How concerned are you about making that showrunner change for the second time in a year? Or is it different that you've been through it?

It's just the nature of the beast. It's just what happens in television, the show has been on for a long time. I think whoever it is will hopefully be someone collaborative and excited to be part of the process and I also feel like we're really taken care of. NBC is really supportive of the show and on top of that, we have Mariska as our fearless leader who treats every episode — and I am not exaggerating when I say this — like it's her first. I don't know how she does it. She's like a fierce mama bear taking care of the show and taking care of us, and I trust her. I think whatever growing pains there are are mitigated by the fact that everyone is trying to do their very best on this.

How much do you think season 19 of SVU will tackle what's going on in the real world right now given the recent headlines?

I think very much so. I can't tell the future, but if I were a betting man, I would say that the odds are good that stuff will show up in our show because we have an insane amount of material to pull from, sadly. I often think we're going to run out of stories and then we don't.

Sometimes they come up with insane things like they did this season. There was one about a guy hypnotizing people to [have sex with him] and I thought this is ridiculous and I joked about it and got handed an information packet with research about a guy who did exactly that in the Midwest. I was like, "You are kidding me! (Laughs.) How is this a thing?!"

So unfortunately, we’re not running out of subjects and the way things have been going lately, particularly the health- care conversation, I think is deeply related to the show and I'm sure that all that will come into it because it's part of why Law & Order exists. Dick Wolf set out not to just create these procedurals that are delicious and compact, he also set out to create a show that riffs on headlines so that's part of the mission of the show.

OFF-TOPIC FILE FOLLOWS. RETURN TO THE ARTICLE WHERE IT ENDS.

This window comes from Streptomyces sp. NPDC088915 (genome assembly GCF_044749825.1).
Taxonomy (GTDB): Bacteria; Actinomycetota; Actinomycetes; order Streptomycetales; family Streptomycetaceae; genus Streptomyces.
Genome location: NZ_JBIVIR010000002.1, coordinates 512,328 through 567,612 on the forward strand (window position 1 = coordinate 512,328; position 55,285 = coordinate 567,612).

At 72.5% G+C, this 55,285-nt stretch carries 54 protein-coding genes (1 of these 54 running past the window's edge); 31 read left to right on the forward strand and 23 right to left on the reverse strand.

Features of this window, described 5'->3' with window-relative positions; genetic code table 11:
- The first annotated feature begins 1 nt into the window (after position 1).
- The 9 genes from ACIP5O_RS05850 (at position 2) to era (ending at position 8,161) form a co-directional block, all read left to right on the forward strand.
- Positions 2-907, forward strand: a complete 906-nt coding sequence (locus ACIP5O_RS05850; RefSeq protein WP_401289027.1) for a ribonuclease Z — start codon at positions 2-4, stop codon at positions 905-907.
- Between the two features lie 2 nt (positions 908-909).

Speaking about the ripped from the headlines episodes, SVU did an episode inspired by Donald Trump and the allegations about his inappropriate behavior toward women. What was your take on that episode and the decision, so far, not to air it?

Luckily, I can't address it because I wasn't on it. (Laughs.) So I never even read the script although I heard Gary Cole was pretty sensational.

I do remember thinking, "That's weird. How are they going to get sexual assault allegations in there about a presidential candidate? That's a long shot, that would end anybody's campaign." And then that happened. (Laughs.) At a certain point, it might feel a little morbid, maybe that's why they made the decision they made, or maybe a little too political. It's a TV show; it is not our job to adjudicate national politics.

You recently hit 100 episodes of Barba, but it sounds like you're not ready to walk away from this character. What can you say about your future on the show?

Television fame is a fascinating thing because people really relate to it. You aren't generally known much beyond a particular radius or a particular group of fans with theater work. Television, they know you all over the world and that is a really interesting thing about how people might not know my name but they know the character's name and they’ll call out to me as I walk down the street. So it isn't so easy to say I'm just going to walk away from him, but I don't know what the future holds. 

Law & Order: SVU's two-part season finale airs Wednesday at 9 p.m.